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Promises Unkept: a failing world hunger pledge

WORLDWIDE | Tuesday, 5 August 2008 | Views [814]

Photo courtesy of VisualEconomics.com

Photo courtesy of VisualEconomics.com

In 1996, the World Food Summit pledged to cut world hunger by 50% by 2015. A pledge such as this would require billions of dollars in funding, and at the time, the world was ready to ante up. However, additional aid to agriculture has not only failed to be presented, but has dropped by 58% since 1984. FAO Director-General Jacques Diouf makes an interesting point regarding this failure to raise the funds: "...in 2006 the world spent $1.2 trillion on arms while food wasted in a single country could cost $100 billion and excess consumption by the world’s obese amounted to $20 billion. Against that backdrop, how can we explain to people of good sense and good faith that it was not possible to find $30 billion a year to enable 862 million hungry people to enjoy the most fundamental of human rights: the right to food and thus the right to life?" (Sustainable Food News, "World Food Summit pledge to cut hunger by 50% is dead," 6/3/08).

He puts the blame in the right place. The unfortunate civilians in hungry and war-torn third-world countries aren't responsible for their situation - they are the victims of civil wars, terror, and disease. The only things they have to hold onto are hope and promises, and they don't understand when those promises aren't fulfilled.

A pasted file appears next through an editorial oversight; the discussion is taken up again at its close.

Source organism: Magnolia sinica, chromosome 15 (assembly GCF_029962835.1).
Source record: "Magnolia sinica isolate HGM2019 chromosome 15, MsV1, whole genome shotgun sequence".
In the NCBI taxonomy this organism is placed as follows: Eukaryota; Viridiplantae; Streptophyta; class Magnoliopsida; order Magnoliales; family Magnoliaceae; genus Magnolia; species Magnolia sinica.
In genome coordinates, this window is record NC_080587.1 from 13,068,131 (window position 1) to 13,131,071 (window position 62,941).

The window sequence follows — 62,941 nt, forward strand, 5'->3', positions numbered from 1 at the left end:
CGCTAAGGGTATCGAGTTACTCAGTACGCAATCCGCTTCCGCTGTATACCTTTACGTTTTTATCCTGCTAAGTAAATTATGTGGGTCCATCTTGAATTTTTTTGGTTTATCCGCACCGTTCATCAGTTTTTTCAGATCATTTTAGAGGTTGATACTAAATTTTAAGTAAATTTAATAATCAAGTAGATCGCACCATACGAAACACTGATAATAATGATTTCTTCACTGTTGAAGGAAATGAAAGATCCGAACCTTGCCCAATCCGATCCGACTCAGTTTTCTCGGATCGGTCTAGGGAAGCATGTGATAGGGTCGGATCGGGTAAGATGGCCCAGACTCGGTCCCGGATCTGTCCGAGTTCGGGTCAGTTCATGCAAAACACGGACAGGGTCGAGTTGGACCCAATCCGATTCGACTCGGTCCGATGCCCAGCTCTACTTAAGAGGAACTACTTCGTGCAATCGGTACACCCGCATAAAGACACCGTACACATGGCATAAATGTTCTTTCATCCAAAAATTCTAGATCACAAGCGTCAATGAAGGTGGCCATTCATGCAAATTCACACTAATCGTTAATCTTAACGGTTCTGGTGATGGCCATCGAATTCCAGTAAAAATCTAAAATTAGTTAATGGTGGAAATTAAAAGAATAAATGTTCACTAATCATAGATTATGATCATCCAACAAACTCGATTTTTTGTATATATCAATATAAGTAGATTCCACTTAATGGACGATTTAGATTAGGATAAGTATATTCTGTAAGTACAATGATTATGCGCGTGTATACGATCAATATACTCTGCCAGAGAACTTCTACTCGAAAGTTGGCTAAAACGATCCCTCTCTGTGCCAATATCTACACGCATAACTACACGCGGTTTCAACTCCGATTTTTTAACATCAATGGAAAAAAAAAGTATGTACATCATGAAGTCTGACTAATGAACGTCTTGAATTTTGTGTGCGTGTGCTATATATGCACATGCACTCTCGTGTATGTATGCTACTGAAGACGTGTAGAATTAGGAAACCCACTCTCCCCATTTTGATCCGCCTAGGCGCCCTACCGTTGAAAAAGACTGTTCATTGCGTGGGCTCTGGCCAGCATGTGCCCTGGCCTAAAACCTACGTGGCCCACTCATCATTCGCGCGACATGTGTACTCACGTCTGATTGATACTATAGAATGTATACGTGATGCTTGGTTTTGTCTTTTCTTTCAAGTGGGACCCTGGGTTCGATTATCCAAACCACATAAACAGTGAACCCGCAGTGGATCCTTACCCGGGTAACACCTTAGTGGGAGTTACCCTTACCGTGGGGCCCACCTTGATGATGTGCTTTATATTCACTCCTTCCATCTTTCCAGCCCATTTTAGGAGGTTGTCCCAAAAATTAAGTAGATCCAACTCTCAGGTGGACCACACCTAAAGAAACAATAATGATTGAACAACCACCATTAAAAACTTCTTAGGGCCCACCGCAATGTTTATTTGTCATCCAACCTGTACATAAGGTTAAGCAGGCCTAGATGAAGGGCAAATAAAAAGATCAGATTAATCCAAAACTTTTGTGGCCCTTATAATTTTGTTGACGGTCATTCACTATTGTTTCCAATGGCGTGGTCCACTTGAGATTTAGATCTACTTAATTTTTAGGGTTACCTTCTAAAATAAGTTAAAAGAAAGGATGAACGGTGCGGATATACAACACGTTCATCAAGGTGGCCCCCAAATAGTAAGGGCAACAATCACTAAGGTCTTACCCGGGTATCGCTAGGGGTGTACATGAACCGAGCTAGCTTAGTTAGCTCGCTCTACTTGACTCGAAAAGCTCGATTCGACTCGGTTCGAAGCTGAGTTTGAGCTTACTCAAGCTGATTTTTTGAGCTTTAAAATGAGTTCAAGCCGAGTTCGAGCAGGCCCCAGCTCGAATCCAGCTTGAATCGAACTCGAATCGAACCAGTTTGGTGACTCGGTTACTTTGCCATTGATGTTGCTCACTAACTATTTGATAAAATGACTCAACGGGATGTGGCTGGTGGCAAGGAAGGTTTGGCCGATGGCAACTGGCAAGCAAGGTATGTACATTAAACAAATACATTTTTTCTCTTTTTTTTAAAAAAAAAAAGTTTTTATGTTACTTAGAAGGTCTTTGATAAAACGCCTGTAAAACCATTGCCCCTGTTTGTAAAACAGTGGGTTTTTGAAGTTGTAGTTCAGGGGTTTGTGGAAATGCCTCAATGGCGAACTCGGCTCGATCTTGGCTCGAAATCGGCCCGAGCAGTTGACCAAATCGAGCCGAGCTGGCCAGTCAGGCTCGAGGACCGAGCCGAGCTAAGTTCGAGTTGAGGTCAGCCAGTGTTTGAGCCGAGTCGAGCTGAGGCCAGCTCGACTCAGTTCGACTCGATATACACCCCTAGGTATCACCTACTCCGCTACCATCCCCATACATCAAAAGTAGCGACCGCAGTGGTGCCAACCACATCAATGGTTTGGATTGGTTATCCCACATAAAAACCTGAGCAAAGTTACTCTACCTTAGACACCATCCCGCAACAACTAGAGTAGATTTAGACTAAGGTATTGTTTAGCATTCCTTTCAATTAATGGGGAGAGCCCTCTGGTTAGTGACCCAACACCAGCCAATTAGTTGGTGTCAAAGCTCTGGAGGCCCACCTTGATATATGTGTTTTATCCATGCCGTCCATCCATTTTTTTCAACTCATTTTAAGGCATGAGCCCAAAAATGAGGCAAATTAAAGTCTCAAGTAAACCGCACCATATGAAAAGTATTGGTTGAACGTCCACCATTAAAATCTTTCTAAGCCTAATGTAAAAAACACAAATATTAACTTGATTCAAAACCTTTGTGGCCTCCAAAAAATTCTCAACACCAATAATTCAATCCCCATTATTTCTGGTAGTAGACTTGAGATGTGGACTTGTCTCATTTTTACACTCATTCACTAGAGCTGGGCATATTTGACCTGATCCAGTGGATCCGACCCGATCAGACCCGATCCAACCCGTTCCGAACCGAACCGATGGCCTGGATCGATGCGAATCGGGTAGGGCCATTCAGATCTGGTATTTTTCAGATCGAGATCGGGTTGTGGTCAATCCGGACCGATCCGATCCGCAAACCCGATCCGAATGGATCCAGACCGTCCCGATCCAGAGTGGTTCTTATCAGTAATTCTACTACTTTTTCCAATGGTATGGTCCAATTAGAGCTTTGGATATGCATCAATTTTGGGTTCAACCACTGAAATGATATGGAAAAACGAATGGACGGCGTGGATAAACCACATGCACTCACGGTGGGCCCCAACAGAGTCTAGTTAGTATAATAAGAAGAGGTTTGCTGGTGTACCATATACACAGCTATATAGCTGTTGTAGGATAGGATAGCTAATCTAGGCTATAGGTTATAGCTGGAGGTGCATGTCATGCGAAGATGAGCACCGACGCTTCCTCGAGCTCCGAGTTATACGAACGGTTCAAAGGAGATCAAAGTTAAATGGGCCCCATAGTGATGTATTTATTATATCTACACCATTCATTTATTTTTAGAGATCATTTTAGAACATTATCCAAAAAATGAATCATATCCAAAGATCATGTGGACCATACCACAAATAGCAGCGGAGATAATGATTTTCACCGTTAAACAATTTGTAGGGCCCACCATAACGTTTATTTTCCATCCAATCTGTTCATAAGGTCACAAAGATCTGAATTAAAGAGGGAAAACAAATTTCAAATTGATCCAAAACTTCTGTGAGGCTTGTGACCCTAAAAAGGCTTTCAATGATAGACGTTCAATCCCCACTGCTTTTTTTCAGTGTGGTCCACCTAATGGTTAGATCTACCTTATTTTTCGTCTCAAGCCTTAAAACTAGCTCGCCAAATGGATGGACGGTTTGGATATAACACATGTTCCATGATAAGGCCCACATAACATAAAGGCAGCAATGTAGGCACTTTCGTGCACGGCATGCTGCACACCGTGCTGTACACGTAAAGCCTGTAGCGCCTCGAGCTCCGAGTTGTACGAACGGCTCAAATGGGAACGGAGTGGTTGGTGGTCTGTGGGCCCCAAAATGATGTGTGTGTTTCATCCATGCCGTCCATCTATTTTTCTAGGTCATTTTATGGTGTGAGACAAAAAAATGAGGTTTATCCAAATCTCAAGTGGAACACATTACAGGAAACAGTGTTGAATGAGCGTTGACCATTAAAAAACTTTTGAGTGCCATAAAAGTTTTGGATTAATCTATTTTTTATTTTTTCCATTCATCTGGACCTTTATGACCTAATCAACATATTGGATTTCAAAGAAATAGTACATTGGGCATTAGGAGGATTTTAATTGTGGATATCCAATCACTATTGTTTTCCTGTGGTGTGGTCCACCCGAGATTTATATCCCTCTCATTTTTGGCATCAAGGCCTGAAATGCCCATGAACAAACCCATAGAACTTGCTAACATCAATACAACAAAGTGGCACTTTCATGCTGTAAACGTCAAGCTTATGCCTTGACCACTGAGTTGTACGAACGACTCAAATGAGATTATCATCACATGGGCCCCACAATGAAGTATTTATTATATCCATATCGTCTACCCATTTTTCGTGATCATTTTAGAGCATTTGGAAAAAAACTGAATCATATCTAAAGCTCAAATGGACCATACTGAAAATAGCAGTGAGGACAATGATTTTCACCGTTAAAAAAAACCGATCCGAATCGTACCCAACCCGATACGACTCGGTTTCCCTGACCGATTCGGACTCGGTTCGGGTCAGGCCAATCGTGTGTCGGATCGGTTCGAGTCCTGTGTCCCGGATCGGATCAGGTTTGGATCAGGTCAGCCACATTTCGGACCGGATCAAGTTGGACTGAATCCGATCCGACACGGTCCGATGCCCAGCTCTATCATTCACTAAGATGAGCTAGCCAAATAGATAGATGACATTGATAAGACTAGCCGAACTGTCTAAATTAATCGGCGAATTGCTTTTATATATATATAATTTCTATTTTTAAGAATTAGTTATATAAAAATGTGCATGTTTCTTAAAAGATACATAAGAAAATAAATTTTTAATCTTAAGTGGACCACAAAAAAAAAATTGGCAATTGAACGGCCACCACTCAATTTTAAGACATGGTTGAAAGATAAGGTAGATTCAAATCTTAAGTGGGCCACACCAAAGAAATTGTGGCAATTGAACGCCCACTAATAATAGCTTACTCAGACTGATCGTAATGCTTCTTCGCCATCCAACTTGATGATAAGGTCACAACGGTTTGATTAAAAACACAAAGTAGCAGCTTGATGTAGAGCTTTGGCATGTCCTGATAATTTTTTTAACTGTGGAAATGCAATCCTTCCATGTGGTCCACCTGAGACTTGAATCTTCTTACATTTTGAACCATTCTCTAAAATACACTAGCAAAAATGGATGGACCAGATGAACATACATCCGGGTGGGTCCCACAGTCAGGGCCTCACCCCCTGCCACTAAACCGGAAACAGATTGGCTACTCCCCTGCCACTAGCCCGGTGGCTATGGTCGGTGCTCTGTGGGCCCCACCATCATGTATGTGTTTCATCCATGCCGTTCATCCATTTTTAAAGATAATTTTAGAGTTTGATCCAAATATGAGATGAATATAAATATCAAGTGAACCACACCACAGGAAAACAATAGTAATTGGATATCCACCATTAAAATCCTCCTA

The following has been said before: as the most prosperous and wealthy nation in this globalized world, we have a responsibility to help those in need - not to be a police force, but to provide the resources and education people need so they may care for themselves. In light of our current problem with over-population, however, one could say this disparity is a way for the earth to bring itself back into balance. But as compassionate human beings, we feel for the world's poor - fellow humans sailing with us on this little Spaceship Earth.

Like Mr. Diouf says above, there's no reason why we these funds could not have been raised simply through collecting the excess and wasteful spending of both the government and the people. We must urge our current leaders to follow through with their pledges, and as our generation takes leadership in the very near future, we must remember to as well.

Tags: world issues

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